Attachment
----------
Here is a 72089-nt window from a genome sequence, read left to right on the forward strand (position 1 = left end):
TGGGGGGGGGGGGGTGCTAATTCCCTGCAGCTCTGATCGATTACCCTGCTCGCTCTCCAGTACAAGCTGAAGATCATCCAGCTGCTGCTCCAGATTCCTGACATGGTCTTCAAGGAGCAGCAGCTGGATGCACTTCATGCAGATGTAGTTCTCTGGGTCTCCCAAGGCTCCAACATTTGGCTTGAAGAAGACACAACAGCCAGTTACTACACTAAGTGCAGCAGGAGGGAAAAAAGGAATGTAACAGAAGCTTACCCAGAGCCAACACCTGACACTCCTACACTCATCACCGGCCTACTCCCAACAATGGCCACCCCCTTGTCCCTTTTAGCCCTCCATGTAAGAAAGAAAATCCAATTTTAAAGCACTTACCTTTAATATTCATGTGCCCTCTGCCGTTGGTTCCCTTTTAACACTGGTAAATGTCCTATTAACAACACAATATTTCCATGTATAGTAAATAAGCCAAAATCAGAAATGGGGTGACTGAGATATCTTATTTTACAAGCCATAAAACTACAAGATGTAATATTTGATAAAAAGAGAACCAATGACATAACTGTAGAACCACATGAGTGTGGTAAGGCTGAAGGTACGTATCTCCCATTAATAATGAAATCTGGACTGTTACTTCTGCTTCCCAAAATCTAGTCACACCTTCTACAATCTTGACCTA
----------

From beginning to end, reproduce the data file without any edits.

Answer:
Here is a 72089-nt window from a genome sequence, read left to right on the forward strand (position 1 = left end):
TGGGGGGGGGGGGGTGCTAATTCCCTGCAGCTCTGATCGATTACCCTGCTCGCTCTCCAGTACAAGCTGAAGATCATCCAGCTGCTGCTCCAGATTCCTGACATGGTCTTCAAGGAGCAGCAGCTGGATGCACTTCATGCAGATGTAGTTCTCTGGGTCTCCCAAGGCTCCAACATTTGGCTTGAAGAAGACACAACAGCCAGTTACTACACTAAGTGCAGCAGGAGGGAAAAAAGGAATGTAACAGAAGCTTACCCAGAGCCAACACCTGACACTCCTACACTCATCACCGGCCTACTCCCAACAATGGCCACCCCCTTGTCCCTTTTAGCCCTCCATGTAAGAAAGAAAATCCAATTTTAAAGCACTTACCTTTAATATTCATGTGCCCTCTGCCGTTGGTTCCCTTTTAACACTGGTAAATGTCCTATTAACAACACAATATTTCCATGTATAGTAAATAAGCCAAAATCAGAAATGGGGTGACTGAGATATCTTATTTTACAAGCCATAAAACTACAAGATGTAATATTTGATAAAAAGAGAACCAATGACATAACTGTAGAACCACATGAGTGTGGTAAGGCTGAAGGTACGTATCTCCCATTAATAATGAAATCTGGACTGTTACTTCTGCTTCCCAAAATCTAGTCACACCTTCTACAATCTTGACCTA